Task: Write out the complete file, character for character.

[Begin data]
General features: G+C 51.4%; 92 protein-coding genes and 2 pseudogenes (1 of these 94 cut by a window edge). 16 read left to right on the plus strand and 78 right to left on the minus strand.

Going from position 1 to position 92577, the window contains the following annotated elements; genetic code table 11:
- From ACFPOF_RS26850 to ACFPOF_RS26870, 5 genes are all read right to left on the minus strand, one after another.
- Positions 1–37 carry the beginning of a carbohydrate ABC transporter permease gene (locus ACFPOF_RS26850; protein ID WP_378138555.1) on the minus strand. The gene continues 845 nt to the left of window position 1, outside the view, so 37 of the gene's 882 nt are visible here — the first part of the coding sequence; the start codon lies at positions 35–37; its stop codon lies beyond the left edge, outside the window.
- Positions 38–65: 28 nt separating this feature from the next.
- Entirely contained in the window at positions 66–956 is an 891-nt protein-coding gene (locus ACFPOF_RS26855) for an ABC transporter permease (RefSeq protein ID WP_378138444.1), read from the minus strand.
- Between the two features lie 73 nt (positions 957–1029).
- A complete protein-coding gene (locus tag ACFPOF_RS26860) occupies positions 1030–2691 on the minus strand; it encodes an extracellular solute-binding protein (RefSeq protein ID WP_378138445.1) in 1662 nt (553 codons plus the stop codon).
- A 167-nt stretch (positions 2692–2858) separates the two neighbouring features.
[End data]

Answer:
General features: G+C 51.4%; 92 protein-coding genes and 2 pseudogenes (1 of these 94 cut by a window edge). 16 read left to right on the plus strand and 78 right to left on the minus strand.

Going from position 1 to position 92577, the window contains the following annotated elements; genetic code table 11:
- From ACFPOF_RS26850 to ACFPOF_RS26870, 5 genes are all read right to left on the minus strand, one after another.
- Positions 1–37 carry the beginning of a carbohydrate ABC transporter permease gene (locus ACFPOF_RS26850; protein ID WP_378138555.1) on the minus strand. The gene continues 845 nt to the left of window position 1, outside the view, so 37 of the gene's 882 nt are visible here — the first part of the coding sequence; the start codon lies at positions 35–37; its stop codon lies beyond the left edge, outside the window.
- Positions 38–65: 28 nt separating this feature from the next.
- Entirely contained in the window at positions 66–956 is an 891-nt protein-coding gene (locus ACFPOF_RS26855) for an ABC transporter permease (RefSeq protein ID WP_378138444.1), read from the minus strand.
- Between the two features lie 73 nt (positions 957–1029).
- A complete protein-coding gene (locus tag ACFPOF_RS26860) occupies positions 1030–2691 on the minus strand; it encodes an extracellular solute-binding protein (RefSeq protein ID WP_378138445.1) in 1662 nt (553 codons plus the stop codon).
- A 167-nt stretch (positions 2692–2858) separates the two neighbouring features.